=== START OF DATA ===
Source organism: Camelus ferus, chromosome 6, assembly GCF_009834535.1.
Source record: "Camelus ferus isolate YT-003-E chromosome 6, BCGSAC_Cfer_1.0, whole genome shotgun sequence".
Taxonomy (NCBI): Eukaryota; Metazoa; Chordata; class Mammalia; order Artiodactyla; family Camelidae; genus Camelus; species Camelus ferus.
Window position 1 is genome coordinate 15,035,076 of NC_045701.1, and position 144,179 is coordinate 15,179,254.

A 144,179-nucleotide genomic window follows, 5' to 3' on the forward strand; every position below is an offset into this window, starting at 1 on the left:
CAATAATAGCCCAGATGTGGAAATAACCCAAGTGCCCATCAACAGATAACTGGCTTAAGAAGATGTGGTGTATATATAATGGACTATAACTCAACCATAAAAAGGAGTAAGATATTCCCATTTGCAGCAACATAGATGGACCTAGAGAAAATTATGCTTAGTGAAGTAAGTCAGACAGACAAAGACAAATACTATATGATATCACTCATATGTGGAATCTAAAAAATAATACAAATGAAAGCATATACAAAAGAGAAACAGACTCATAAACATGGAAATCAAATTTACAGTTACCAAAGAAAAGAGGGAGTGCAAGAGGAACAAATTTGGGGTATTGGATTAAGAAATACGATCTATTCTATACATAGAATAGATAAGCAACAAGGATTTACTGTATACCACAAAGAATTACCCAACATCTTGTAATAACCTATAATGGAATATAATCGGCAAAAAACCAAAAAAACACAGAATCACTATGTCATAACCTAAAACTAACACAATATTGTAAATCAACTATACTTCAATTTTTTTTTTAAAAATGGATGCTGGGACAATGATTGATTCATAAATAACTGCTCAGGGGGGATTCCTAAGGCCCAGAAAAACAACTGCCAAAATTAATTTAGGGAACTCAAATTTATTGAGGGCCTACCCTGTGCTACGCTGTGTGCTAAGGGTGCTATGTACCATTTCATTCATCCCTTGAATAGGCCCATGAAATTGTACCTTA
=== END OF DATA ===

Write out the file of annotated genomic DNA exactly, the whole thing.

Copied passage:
Source organism: Camelus ferus, chromosome 6, assembly GCF_009834535.1.
Source record: "Camelus ferus isolate YT-003-E chromosome 6, BCGSAC_Cfer_1.0, whole genome shotgun sequence".
Taxonomy (NCBI): Eukaryota; Metazoa; Chordata; class Mammalia; order Artiodactyla; family Camelidae; genus Camelus; species Camelus ferus.
Window position 1 is genome coordinate 15,035,076 of NC_045701.1, and position 144,179 is coordinate 15,179,254.

A 144,179-nucleotide genomic window follows, 5' to 3' on the forward strand; every position below is an offset into this window, starting at 1 on the left:
CAATAATAGCCCAGATGTGGAAATAACCCAAGTGCCCATCAACAGATAACTGGCTTAAGAAGATGTGGTGTATATATAATGGACTATAACTCAACCATAAAAAGGAGTAAGATATTCCCATTTGCAGCAACATAGATGGACCTAGAGAAAATTATGCTTAGTGAAGTAAGTCAGACAGACAAAGACAAATACTATATGATATCACTCATATGTGGAATCTAAAAAATAATACAAATGAAAGCATATACAAAAGAGAAACAGACTCATAAACATGGAAATCAAATTTACAGTTACCAAAGAAAAGAGGGAGTGCAAGAGGAACAAATTTGGGGTATTGGATTAAGAAATACGATCTATTCTATACATAGAATAGATAAGCAACAAGGATTTACTGTATACCACAAAGAATTACCCAACATCTTGTAATAACCTATAATGGAATATAATCGGCAAAAAACCAAAAAAACACAGAATCACTATGTCATAACCTAAAACTAACACAATATTGTAAATCAACTATACTTCAATTTTTTTTTTAAAAATGGATGCTGGGACAATGATTGATTCATAAATAACTGCTCAGGGGGGATTCCTAAGGCCCAGAAAAACAACTGCCAAAATTAATTTAGGGAACTCAAATTTATTGAGGGCCTACCCTGTGCTACGCTGTGTGCTAAGGGTGCTATGTACCATTTCATTCATCCCTTGAATAGGCCCATGAAATTGTACCTTA